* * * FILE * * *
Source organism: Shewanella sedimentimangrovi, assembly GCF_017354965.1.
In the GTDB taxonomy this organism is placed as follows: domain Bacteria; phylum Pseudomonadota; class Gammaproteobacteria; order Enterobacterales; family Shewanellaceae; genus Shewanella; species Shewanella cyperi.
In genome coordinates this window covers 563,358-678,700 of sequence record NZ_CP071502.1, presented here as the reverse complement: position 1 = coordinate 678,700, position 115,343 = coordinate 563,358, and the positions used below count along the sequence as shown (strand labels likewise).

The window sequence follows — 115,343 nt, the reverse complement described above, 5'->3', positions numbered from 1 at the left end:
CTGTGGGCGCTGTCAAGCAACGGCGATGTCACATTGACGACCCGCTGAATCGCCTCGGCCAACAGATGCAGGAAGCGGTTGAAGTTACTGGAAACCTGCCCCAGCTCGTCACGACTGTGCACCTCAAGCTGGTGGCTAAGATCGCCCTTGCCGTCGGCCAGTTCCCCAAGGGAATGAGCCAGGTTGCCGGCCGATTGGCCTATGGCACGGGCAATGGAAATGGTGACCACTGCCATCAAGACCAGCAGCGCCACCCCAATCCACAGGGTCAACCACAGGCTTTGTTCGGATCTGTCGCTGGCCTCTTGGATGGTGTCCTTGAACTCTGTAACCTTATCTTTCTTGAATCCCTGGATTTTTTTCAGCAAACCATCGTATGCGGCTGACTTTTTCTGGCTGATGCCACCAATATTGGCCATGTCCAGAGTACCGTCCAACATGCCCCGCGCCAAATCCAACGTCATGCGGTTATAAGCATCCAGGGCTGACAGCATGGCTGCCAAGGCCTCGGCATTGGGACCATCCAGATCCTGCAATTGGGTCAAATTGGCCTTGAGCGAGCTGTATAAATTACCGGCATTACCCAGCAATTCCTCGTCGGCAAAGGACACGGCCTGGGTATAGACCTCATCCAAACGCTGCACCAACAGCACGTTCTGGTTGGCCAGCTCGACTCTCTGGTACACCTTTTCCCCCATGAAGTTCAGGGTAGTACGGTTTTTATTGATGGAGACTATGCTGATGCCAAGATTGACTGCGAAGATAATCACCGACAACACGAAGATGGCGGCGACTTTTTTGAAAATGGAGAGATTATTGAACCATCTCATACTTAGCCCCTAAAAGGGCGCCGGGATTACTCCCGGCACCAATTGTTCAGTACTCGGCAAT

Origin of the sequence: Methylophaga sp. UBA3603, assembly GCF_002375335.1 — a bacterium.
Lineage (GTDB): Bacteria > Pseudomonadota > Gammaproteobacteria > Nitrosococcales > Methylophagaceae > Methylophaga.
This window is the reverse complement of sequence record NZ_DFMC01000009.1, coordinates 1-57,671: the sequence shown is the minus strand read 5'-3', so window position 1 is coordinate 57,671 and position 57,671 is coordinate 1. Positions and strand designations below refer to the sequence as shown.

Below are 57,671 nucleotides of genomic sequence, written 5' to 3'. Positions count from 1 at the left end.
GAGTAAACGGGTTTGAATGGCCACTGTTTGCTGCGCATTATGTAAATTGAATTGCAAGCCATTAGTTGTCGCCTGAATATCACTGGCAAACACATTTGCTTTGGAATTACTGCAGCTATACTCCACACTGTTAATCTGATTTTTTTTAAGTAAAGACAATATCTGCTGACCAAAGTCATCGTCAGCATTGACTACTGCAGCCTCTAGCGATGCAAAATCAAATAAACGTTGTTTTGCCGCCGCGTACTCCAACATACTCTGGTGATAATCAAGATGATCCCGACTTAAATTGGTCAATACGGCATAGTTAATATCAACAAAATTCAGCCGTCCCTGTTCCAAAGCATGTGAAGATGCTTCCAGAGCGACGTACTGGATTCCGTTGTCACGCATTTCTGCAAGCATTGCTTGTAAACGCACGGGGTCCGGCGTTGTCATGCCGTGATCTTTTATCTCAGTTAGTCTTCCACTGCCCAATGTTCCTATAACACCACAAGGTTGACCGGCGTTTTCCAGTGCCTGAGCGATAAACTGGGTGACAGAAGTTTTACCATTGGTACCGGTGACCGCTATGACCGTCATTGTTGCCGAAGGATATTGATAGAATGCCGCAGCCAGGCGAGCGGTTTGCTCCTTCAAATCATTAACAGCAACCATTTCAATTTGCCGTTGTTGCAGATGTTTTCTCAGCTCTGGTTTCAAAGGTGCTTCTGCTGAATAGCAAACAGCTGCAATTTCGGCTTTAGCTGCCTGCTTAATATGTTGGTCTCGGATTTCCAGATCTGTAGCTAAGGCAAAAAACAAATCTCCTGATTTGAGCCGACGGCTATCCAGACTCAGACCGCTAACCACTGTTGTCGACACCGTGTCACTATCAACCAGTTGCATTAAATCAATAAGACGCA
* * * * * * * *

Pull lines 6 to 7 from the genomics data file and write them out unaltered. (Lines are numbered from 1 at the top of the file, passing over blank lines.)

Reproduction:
Origin of the sequence: Methylophaga sp. UBA3603, assembly GCF_002375335.1 — a bacterium.
Lineage (GTDB): Bacteria > Pseudomonadota > Gammaproteobacteria > Nitrosococcales > Methylophagaceae > Methylophaga.